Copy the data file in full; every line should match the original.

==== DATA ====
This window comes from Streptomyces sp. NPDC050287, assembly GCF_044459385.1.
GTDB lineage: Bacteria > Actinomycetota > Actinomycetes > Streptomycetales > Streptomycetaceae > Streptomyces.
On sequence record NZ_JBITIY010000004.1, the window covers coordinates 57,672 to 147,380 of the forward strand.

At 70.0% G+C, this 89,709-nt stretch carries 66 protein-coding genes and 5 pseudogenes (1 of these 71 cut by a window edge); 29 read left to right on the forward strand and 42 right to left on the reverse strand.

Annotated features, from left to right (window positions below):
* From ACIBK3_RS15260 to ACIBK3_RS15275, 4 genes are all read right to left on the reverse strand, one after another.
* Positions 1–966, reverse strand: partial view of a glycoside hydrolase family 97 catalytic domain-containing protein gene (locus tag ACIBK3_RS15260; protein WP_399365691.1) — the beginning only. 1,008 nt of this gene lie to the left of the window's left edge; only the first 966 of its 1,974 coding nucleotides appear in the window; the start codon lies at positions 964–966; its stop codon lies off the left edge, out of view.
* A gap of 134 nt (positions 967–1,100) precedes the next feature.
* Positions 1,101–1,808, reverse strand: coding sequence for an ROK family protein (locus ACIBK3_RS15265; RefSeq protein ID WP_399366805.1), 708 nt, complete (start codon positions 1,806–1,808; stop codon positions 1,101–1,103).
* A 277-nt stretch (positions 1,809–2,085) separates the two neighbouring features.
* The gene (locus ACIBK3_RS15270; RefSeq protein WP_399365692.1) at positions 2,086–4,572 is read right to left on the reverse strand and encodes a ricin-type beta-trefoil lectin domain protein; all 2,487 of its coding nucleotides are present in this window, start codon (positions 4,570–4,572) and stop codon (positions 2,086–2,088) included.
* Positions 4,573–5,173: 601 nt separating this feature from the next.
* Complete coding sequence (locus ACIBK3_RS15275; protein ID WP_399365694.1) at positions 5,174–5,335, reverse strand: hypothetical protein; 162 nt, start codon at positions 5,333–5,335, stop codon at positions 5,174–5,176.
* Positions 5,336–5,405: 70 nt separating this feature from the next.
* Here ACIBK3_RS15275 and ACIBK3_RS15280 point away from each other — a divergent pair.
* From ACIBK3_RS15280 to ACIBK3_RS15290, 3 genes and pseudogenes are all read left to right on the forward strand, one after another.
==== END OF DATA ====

This window comes from Streptomyces sp. NPDC050287, assembly GCF_044459385.1.
GTDB lineage: Bacteria > Actinomycetota > Actinomycetes > Streptomycetales > Streptomycetaceae > Streptomyces.
On sequence record NZ_JBITIY010000004.1, the window covers coordinates 57,672 to 147,380 of the forward strand.

At 70.0% G+C, this 89,709-nt stretch carries 66 protein-coding genes and 5 pseudogenes (1 of these 71 cut by a window edge); 29 read left to right on the forward strand and 42 right to left on the reverse strand.

Annotated features, from left to right (window positions below):
* From ACIBK3_RS15260 to ACIBK3_RS15275, 4 genes are all read right to left on the reverse strand, one after another.
* Positions 1–966, reverse strand: partial view of a glycoside hydrolase family 97 catalytic domain-containing protein gene (locus tag ACIBK3_RS15260; protein WP_399365691.1) — the beginning only. 1,008 nt of this gene lie to the left of the window's left edge; only the first 966 of its 1,974 coding nucleotides appear in the window; the start codon lies at positions 964–966; its stop codon lies off the left edge, out of view.
* A gap of 134 nt (positions 967–1,100) precedes the next feature.
* Positions 1,101–1,808, reverse strand: coding sequence for an ROK family protein (locus ACIBK3_RS15265; RefSeq protein ID WP_399366805.1), 708 nt, complete (start codon positions 1,806–1,808; stop codon positions 1,101–1,103).
* A 277-nt stretch (positions 1,809–2,085) separates the two neighbouring features.
* The gene (locus ACIBK3_RS15270; RefSeq protein WP_399365692.1) at positions 2,086–4,572 is read right to left on the reverse strand and encodes a ricin-type beta-trefoil lectin domain protein; all 2,487 of its coding nucleotides are present in this window, start codon (positions 4,570–4,572) and stop codon (positions 2,086–2,088) included.
* Positions 4,573–5,173: 601 nt separating this feature from the next.
* Complete coding sequence (locus ACIBK3_RS15275; protein ID WP_399365694.1) at positions 5,174–5,335, reverse strand: hypothetical protein; 162 nt, start codon at positions 5,333–5,335, stop codon at positions 5,174–5,176.
* Positions 5,336–5,405: 70 nt separating this feature from the next.
* Here ACIBK3_RS15275 and ACIBK3_RS15280 point away from each other — a divergent pair.
* From ACIBK3_RS15280 to ACIBK3_RS15290, 3 genes and pseudogenes are all read left to right on the forward strand, one after another.